For example, many people think that in order to retire, they have to accumulate that “magic” number—they’re aiming for $1 million, $2 million or some other arbitrary number that will see them through retirement. But oftentimes when I ask how they arrived at this figure, they really can’t explain. They aren’t able to articulate how this pot of money will meet their income needs in retirement. You see folks, once you stop getting a paycheck from your job, you now need to recreate that check every month from your savings. How much you have saved is not nearly as important as how much income that sum of money will create for you. Depending on where those funds are invested and how much income they can be expected to create, you may be closer to supporting your retirement than you think. As George Foreman said, “It’s not at what age I want to retire, but at what income.”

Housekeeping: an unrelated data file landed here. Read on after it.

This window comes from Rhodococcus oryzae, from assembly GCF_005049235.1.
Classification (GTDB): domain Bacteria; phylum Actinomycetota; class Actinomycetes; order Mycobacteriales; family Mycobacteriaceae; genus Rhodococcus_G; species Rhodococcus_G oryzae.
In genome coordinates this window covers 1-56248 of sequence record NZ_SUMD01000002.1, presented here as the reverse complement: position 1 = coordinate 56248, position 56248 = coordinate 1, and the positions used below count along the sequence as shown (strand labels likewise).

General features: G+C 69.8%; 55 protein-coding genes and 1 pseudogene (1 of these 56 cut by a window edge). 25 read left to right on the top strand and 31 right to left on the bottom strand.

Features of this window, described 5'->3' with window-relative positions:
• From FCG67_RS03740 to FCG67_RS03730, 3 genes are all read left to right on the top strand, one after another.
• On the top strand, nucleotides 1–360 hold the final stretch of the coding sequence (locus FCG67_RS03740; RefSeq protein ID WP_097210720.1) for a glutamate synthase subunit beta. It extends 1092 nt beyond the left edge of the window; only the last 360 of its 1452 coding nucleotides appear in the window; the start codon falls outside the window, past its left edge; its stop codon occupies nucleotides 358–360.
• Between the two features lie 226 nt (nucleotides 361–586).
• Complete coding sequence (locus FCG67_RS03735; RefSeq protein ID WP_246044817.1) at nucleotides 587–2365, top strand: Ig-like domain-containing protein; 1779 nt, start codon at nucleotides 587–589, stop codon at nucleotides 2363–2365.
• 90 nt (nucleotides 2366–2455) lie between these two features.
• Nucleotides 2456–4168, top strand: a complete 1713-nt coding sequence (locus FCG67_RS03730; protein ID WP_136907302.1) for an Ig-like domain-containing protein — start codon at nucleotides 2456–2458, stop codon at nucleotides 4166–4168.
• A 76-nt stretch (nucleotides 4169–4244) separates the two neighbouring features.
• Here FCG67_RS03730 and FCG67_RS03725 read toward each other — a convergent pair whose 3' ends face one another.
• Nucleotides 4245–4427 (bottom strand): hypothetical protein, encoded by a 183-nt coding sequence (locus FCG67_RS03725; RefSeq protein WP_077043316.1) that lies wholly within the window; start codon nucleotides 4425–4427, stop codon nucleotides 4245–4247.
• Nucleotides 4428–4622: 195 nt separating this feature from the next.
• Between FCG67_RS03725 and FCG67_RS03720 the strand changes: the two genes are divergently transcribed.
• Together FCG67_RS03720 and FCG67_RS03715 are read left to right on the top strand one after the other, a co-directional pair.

I’ve seen others who continue working and striving for more to match the lifestyle of those around them. For example, I spoke to one couple a few weeks back who lived in a fairly pricey neighborhood where everyone had much larger homes, nice cars and boats, and who took dream vacations almost every year. In their eyes, their neighbors had achieved a level of wealth that they didn’t feel they ever would, so they were dismayed at their ability to retire. But when I looked at their assets, they were actually doing very well. They lived in a much smaller home in the neighborhood. They drove their cars for years and traded them in for “new” used cars instead of buying new. They watched their pennies, invested part of every paycheck, and had a budget that they stuck to. In fact, after helping them transition from an accumulation investment strategy to a distribution strategy focusing on downside risk mitigation, we found that they could afford to retire almost seven years before they thought they could.